In a year when we’ve all become used to cocooning ourselves in our burrows, we spotlight the astonishingly adaptable animals that hibernate in summer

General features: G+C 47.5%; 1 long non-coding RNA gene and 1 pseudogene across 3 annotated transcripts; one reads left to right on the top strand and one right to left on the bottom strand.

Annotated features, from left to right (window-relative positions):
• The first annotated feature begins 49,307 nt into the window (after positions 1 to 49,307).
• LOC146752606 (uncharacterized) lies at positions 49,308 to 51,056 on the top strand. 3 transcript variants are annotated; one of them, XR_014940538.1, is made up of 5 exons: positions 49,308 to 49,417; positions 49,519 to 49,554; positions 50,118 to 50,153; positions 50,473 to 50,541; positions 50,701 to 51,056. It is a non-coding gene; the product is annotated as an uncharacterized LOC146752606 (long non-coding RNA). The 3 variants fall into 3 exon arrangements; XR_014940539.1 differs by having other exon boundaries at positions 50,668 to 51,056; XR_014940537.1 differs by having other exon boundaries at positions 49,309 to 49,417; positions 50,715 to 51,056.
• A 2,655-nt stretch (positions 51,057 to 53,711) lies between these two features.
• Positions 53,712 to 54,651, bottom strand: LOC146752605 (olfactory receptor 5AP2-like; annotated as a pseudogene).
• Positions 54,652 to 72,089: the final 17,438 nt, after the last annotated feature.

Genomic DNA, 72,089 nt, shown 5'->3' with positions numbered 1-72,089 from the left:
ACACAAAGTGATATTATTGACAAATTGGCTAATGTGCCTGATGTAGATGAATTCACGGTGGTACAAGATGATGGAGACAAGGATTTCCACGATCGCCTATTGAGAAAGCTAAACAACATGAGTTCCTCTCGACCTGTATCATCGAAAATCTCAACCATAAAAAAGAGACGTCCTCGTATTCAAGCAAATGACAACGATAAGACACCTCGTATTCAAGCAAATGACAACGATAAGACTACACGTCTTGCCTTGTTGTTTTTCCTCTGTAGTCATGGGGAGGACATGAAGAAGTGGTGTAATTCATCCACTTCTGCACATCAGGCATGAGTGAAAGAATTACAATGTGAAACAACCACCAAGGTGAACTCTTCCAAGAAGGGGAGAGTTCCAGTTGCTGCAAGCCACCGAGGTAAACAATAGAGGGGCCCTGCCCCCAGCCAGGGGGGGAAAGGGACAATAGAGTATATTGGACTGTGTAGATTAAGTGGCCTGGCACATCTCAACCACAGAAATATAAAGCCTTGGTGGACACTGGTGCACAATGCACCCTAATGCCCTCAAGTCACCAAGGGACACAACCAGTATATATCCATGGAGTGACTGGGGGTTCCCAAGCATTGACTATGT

Although widespread in wetland swamps and slow-moving backwaters across the eastern US and northern Mexico, the lesser siren (Siren intermedia) is rarely seen by humans. Often mistaken for eels due to their long, sleek bodies, they can withstand prolonged periods of drought, surviving for anywhere between a week and a year by burrowing deep down into muddy riverbeds. These highly adaptable amphibian will cocoon themselves in a protective layer of slime to stave off dehydration – or even grow new skin cells – while they wait for wetter weather. Once the rain returns, it only takes a day for pre-aestivation activity to resume.